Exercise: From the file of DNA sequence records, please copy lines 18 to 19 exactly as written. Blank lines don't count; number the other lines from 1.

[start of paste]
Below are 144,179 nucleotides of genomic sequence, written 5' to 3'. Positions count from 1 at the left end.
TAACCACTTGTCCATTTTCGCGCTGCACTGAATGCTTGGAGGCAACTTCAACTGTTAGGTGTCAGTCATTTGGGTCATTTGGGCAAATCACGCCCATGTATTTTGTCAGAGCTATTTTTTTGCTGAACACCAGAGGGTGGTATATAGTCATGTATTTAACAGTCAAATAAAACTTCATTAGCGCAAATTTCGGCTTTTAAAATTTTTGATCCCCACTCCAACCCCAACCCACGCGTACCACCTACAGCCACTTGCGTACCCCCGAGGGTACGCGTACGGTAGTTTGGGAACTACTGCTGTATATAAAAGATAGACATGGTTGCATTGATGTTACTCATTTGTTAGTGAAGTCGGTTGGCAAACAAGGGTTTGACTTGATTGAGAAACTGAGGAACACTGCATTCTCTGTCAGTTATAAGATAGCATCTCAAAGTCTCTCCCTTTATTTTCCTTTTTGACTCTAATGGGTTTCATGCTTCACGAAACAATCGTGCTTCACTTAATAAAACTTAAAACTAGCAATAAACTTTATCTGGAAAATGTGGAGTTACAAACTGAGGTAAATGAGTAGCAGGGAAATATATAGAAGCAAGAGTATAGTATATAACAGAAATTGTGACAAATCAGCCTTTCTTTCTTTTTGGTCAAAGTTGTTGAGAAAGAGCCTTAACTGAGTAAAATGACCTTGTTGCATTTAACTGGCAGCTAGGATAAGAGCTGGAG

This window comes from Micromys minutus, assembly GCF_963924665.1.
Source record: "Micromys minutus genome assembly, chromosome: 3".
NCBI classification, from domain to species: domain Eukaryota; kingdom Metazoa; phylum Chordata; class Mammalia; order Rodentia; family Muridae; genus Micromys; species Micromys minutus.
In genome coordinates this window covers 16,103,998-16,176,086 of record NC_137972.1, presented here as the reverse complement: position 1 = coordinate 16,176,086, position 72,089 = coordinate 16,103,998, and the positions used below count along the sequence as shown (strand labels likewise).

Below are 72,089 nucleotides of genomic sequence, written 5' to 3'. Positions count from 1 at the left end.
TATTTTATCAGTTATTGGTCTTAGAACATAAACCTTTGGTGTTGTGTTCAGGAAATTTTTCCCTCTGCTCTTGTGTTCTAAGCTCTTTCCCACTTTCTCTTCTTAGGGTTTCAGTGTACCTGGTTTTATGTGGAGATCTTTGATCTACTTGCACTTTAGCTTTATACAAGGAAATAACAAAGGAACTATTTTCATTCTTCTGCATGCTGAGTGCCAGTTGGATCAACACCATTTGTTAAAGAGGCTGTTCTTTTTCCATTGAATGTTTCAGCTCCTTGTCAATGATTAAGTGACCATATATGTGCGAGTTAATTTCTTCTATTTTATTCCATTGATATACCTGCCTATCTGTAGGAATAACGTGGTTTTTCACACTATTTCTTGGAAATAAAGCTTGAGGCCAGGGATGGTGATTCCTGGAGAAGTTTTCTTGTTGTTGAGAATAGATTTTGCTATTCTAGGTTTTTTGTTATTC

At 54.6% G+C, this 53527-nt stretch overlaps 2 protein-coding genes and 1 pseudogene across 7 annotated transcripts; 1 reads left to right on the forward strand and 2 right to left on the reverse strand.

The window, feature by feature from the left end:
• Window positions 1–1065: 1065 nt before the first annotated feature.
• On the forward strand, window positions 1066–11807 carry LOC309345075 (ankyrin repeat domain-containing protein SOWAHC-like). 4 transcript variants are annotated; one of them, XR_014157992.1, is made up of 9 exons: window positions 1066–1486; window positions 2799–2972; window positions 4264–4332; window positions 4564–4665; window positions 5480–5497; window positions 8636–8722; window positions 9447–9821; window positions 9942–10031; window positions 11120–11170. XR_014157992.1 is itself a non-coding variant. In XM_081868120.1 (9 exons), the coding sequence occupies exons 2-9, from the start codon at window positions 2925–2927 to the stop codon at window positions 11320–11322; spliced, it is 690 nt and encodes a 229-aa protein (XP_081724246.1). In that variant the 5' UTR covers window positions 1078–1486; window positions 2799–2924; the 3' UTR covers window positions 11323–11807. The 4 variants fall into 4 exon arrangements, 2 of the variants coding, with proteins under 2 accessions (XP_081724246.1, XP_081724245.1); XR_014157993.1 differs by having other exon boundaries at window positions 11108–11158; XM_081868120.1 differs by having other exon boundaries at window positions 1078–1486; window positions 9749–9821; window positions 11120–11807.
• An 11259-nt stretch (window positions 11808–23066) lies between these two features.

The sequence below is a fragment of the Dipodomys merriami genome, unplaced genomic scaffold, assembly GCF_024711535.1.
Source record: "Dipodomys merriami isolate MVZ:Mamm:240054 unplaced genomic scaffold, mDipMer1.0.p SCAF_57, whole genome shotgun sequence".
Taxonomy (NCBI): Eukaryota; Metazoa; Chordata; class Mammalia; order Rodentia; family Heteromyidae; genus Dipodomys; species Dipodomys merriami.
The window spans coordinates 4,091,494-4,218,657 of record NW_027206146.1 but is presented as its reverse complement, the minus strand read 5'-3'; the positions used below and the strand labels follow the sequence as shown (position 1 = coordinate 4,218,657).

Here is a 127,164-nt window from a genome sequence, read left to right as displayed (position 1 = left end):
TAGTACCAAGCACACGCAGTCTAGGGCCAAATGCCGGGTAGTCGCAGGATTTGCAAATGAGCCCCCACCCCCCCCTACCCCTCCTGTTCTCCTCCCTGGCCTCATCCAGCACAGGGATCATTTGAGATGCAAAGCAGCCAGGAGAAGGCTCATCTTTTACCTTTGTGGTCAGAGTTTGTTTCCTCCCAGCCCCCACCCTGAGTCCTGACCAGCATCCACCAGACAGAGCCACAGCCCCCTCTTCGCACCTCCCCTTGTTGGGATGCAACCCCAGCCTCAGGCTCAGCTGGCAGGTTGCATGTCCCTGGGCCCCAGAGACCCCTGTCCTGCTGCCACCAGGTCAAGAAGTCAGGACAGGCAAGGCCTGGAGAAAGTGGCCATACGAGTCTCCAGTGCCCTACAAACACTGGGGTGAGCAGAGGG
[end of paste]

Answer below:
Here is a 127,164-nt window from a genome sequence, read left to right as displayed (position 1 = left end):
TAGTACCAAGCACACGCAGTCTAGGGCCAAATGCCGGGTAGTCGCAGGATTTGCAAATGAGCCCCCACCCCCCCCTACCCCTCCTGTTCTCCTCCCTGGCCTCATCCAGCACAGGGATCATTTGAGATGCAAAGCAGCCAGGAGAAGGCTCATCTTTTACCTTTGTGGTCAGAGTTTGTTTCCTCCCAGCCCCCACCCTGAGTCCTGACCAGCATCCACCAGACAGAGCCACAGCCCCCTCTTCGCACCTCCCCTTGTTGGGATGCAACCCCAGCCTCAGGCTCAGCTGGCAGGTTGCATGTCCCTGGGCCCCAGAGACCCCTGTCCTGCTGCCACCAGGTCAAGAAGTCAGGACAGGCAAGGCCTGGAGAAAGTGGCCATACGAGTCTCCAGTGCCCTACAAACACTGGGGTGAGCAGAGGG